The outbreak of COVID-19 has presented unprecedented challenges this year, around the world and here in America. With the new school year rapidly approaching—or in some cases, already starting—one of the most looming questions is how we safely send students and education-related employees back to school. As school districts work quickly to address these concerns and ensure students, employees, and the families of these individuals are kept safe, these districts are also staring down unwanted reductions in their workforce.
In a recent CNN article, several teachers expressed their misgivings about what the new school term will bring. The article features Sarah Gross, a 37-year old high school English teacher in New Jersey, who admits to CNN that she is eager for schools to reopen in the fall but adds, “I think a lot of times people forget that kids don’t go to school by themselves. The schools are run by a lot of adults, and a lot of those adults are especially vulnerable to coronavirus.” Gross said she’s not only worried about teachers but also bus drivers, lunch aids, and secretaries.
The Current Situation
Since more than one quarter of public schoolteachers are over the age of 50*, the fear is understandable. According to a USA Today/Ipsos online poll, nearly 1 in 5 teachers surveyed said they are not likely to return to work if schools reopen in the fall. For those age 55 and over, in most cases representing those teachers with many years of experience, 1 in 4 said they probably will not return. These figures suggest that school districts will potentially see a substantial amount of resignations. Another potential issue is a shortage in substitute teachers—if teachers resign or become sick, the need for temporary replacements will grow, exacerbating an existing challenge.
Schools have always struggled with employees leaving to pursue higher pay and advancements, but the COVID-19 pandemic may increase unwanted attrition. The voluntary reduction in force is most likely to be seen among: teachers with compromised immune systems or those over age 60 because they fear the health risks; teachers reluctant to adapt to the online classroom scenario; and those experiencing overall reduction in job satisfaction. However, there are creative solutions to help offset any large-scale workforce reductions.
Understanding Your Options
Offering a targeted retention incentive in the form of a defined contribution benefit can encourage employees to continue working AND provide a reason for jobseekers to choose one district over another. A defined contribution plan can be more attractive than a retirement-based defined benefit because employees can see the contributions they are receiving while they are actively working. Additionally, plan factors such as vesting schedules can be applied to persuade employees to remain with the district until they are fully vested in their benefit.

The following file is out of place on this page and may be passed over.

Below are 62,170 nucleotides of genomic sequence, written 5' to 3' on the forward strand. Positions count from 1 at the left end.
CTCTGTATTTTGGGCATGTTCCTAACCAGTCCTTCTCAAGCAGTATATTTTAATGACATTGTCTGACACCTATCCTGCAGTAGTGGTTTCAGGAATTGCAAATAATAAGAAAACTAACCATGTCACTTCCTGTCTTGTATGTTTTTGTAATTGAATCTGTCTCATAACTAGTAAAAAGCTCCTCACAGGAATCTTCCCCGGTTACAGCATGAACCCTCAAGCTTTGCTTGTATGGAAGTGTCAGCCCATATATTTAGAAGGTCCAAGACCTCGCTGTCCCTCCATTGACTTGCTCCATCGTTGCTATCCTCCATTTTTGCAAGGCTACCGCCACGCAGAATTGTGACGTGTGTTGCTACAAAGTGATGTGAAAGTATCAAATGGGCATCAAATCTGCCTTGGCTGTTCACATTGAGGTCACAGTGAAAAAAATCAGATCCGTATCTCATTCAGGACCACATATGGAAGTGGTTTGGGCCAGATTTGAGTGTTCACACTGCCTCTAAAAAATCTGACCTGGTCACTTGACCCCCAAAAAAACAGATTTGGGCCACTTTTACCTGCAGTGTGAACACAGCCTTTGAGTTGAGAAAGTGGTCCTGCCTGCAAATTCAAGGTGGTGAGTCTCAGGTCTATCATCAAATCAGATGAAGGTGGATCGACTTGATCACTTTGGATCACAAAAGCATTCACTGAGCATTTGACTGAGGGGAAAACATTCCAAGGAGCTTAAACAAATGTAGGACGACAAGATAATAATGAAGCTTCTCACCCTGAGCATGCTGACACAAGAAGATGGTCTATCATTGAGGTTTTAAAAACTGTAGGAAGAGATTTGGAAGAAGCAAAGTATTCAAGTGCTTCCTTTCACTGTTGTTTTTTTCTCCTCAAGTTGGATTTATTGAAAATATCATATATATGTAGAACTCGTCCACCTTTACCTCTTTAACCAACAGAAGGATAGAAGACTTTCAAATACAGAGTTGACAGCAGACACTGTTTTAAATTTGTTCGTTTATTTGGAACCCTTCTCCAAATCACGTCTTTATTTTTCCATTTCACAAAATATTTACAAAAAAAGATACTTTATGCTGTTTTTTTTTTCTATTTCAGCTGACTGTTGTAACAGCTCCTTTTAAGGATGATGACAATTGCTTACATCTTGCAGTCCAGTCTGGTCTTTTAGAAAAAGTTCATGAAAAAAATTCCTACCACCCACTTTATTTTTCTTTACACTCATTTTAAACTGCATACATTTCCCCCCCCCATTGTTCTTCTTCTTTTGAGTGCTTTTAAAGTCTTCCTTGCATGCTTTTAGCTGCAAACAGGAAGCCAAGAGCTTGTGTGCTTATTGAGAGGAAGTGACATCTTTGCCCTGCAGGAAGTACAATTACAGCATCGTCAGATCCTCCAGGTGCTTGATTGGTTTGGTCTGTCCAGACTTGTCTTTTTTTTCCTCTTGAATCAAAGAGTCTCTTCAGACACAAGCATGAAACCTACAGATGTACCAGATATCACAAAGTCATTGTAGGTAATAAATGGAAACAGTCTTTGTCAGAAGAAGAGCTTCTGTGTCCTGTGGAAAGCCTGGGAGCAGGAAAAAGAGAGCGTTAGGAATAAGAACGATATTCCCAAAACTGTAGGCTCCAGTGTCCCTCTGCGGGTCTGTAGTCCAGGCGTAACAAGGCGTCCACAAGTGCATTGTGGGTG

A Triple Tax-Free Defined Contribution Benefit
The Defined Contribution Health Reimbursement Arrangement, or dcHRA, is a type of defined contribution benefit that provides a tax-free way to pay for eligible medical expenses (including premiums) upon retirement or separation of service. Funded by the employer while the employee is actively working, funds are invested for potential tax-free growth, which can potentially increase the benefit value over time. With health care costs continuing to rise, a tax-free way to pay for the inevitable medical expenses during retirement can further incentivize employee retention. Funds can be used tax-free upon retirement or separation of service by the employee, their spouse and eligible dependents.
While the current health crisis is far from over, there are hopeful possibilities for school employees and employers. School districts have access to a valuable benefit option in the dcHRA, as it attracts talent and serves as a retention tool. School districts can even use accumulated leave as a funding mechanism for the dcHRA benefit. With its triple tax-free features (tax-free contributions, growth, and reimbursements), the dcHRA is a win-win for both employees and employers.
To learn more about reducing unwanted attrition, click here.
* Results from the 2017-18 National Teacher and Principal Survey published by the National Center for Education Statistics